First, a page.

隨著2019級新生的入學，哈佛大學的校報The Harvard Crimson（《哈佛深紅報》）評選出了10篇新生的優秀文書作品，並附上了相應的評析。
“Ut Italiam laeti Latiumque petamus”
“Sandra, would you mind reading the next few lines and translating them for us?”
The professor glanced at me, a kind glimmer in his bespectacled eyes. I gulped. I was in a classroom of eighteen, five of whom were high school Latin teachers. And I was supposed to recite and translate Livy’s Ab Urbe condita — with elisions! After fumbling through a few words and mistaking a verb for a noun, I finished the first sentence. I skimmed the second line, looking for the main verb. Singular. I searched for a singular noun and pieced the two together. Then, I noticed an accusative and added it as a direct object. As I continued, a burst of exhilaration shot through my body. My eyes darted across the page, finding a verb, a noun, and objects. I reached the end of the passage and grinned, relief pulsing in my veins.
“Very good!” The professor beamed at me before selecting his next victim.
A few months ago, I never would have imagined myself sitting in Harvard’s Boylston Hall this summer for six hours a week, cherishing the ancient literature of Rome. Even though the professor decided I was eligible for the course despite not taking the prerequisite, I was still nervous. I worked hard in the class, and it reminded me just how much I love the language.
Translating has always given me great pleasure and great pain. It is much like completing a jigsaw puzzle. Next, I look for phrases that connect the entire clause — does this adjective match this noun? Does this puzzle piece have the right shape? The middle of the sentence is the trickiest, full of convoluted dependent clauses, pieces colored ambiguously and with curves and edges on all four sides. I am sometimes tangled in the syntax, one of the worst feelings in the world. After analyzing every word, I try to rearrange the pieces so they fit together. When they finally do, I am filled with a satisfaction like no other. Translating forces me to rattle my brain, looking for grammatical rules hidden in my mind’s nooks and crannies. It pushes my intellectual boundaries. No other language is as precise, using inflection to express gender, number, and case in just one word. When I pull apart a sentence, I am simultaneously divulging the secrets of an ancient civilization. Renowned scholars are telling the stories of their time through these words! No other language is as meticulous. Every line follows the same meter and the arrangement of every word is with a purpose. The story of Pyramus and Thisbe includes a sentence where the word “wall” is places between the words “Pyramus” and “Thisbe” to visually show the lovers’ separation. Translating is like life itself; the words are not in logical order. One cannot expect the subject of a sentence to appear at the beginning of a clause, just like one cannot plan the chronology of life. Like the delayed verb, we do not always know what is happening in our lives; we just know it is happening.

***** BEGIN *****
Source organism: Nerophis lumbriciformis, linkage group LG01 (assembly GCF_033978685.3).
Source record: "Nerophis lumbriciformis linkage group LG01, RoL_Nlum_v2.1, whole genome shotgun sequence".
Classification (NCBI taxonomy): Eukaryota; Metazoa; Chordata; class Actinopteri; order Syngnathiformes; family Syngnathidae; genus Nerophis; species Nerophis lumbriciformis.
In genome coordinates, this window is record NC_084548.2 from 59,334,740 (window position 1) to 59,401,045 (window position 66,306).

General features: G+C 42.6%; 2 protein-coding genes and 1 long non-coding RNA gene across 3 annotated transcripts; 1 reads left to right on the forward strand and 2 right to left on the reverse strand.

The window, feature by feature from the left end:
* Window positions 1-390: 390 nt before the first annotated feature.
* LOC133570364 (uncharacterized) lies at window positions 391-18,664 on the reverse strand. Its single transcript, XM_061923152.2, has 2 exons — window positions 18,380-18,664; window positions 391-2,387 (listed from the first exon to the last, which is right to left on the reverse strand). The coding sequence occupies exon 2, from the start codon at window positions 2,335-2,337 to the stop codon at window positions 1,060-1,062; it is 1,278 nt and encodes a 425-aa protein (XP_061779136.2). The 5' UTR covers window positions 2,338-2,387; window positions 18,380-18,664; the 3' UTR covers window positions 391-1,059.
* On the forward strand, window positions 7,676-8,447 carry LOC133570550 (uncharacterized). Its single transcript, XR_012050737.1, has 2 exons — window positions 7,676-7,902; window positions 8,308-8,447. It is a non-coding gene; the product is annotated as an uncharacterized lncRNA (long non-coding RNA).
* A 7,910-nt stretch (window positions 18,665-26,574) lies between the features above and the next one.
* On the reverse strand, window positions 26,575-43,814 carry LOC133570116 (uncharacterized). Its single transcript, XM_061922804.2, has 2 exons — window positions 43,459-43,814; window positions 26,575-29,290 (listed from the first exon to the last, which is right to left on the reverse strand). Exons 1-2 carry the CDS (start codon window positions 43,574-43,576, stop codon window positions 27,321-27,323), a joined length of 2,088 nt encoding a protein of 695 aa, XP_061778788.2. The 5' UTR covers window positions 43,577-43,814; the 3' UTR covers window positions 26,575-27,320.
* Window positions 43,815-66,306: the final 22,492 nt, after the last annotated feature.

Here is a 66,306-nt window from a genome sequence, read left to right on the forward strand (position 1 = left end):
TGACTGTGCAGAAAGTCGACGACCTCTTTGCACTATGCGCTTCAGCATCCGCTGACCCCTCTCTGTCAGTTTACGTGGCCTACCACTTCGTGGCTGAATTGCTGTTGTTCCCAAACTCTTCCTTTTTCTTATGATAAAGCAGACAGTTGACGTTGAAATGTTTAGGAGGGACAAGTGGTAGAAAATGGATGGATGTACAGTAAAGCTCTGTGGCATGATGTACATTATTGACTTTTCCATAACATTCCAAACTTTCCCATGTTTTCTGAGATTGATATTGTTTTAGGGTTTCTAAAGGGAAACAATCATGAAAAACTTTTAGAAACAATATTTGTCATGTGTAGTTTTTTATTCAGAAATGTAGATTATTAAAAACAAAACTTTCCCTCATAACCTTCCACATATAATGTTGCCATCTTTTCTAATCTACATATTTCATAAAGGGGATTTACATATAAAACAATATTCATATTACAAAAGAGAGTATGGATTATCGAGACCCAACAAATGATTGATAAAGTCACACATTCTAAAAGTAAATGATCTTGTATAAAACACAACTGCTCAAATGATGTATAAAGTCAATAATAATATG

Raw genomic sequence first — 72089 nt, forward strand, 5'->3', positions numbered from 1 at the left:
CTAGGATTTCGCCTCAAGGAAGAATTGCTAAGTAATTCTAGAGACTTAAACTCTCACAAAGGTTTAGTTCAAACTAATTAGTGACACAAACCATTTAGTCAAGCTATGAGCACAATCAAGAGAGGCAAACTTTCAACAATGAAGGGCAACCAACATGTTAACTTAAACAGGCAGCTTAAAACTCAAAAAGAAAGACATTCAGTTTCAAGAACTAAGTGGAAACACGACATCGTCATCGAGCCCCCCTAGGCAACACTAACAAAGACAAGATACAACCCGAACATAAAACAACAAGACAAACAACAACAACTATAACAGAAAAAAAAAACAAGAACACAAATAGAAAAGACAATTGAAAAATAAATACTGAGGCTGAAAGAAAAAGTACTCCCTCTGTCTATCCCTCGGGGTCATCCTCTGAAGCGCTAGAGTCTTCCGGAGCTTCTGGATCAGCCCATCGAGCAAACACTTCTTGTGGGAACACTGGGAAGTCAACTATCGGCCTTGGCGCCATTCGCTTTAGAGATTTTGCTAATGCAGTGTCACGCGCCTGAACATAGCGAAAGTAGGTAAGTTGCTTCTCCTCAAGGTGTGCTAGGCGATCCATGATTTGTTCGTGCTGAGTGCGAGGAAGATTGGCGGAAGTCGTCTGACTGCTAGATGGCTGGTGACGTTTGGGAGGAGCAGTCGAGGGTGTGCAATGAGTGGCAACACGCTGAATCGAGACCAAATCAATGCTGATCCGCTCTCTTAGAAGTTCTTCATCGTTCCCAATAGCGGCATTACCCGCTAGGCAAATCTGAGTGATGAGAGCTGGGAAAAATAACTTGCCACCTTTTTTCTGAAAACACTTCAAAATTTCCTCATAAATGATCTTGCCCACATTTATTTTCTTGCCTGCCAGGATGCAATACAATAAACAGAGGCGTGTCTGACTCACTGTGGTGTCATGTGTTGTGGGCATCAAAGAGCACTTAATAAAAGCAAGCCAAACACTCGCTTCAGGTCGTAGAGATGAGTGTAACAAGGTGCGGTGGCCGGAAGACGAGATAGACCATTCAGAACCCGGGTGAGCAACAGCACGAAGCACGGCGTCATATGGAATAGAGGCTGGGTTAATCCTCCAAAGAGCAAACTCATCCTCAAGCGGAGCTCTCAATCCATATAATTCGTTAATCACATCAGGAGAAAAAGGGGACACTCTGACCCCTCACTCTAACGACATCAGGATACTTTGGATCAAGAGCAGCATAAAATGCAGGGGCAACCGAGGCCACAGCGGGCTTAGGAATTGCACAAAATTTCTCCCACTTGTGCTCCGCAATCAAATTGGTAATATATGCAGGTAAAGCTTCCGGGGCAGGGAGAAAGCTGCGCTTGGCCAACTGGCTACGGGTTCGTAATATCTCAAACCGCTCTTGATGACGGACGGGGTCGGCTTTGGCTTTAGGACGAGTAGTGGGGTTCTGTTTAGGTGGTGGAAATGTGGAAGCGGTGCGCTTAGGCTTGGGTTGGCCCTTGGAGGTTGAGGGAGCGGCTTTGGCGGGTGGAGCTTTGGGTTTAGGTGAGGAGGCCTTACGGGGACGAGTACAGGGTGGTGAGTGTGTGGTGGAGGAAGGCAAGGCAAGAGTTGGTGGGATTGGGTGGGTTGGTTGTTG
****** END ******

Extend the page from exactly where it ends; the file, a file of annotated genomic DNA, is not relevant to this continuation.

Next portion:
When translating we notice the nouns, the adjectives, and the conjunctions just like we see the people, senses, and connections of our lives. However, we often do not know what we are doing and ask ourselves the age-old question: Why are we here? Perhaps we are here to learn, to teach, to help, to serve, to lead, or just to live. We travel through life to decide what our purpose is, and it is that suspense and our unknown destinies that make the journey so irresistibly beautiful. I feel that same suspense and unknown when I translate, because I am beautifully struggling to unlock a past I know very little of. It is unbelievably exhilarating.
Thus, I question why others consider Latin a dead language. It is alive in all of the Western world. The Romance languages of French, Spanish, and Italian all have Latin origins. Without Latin, I would not be able to write this essay! It is alive in the stories it tells. You may see an apple and associate it with orchards, juice, pie, and fall. When I see an apple, I think of the apple of discord thrown by Eris that ultimately caused the Trojan War. This event, albeit destructive and terrifying, leads to the flight of Aeneas and eventually, his founding of Rome.
I study Latin for its rewarding return, incredible precision, intellectual challenge, rich history and culture, and deep influence on our world. I study Latin to show others how beautiful it is, to encourage the world that it should be valued. I study Latin to lead our society, like Aeneas did, toward a new city, a new dawn where everyone appreciates a mental trial of wits, everyone marvels at a vibrant past, and no one wonders whether Latin is dead or not.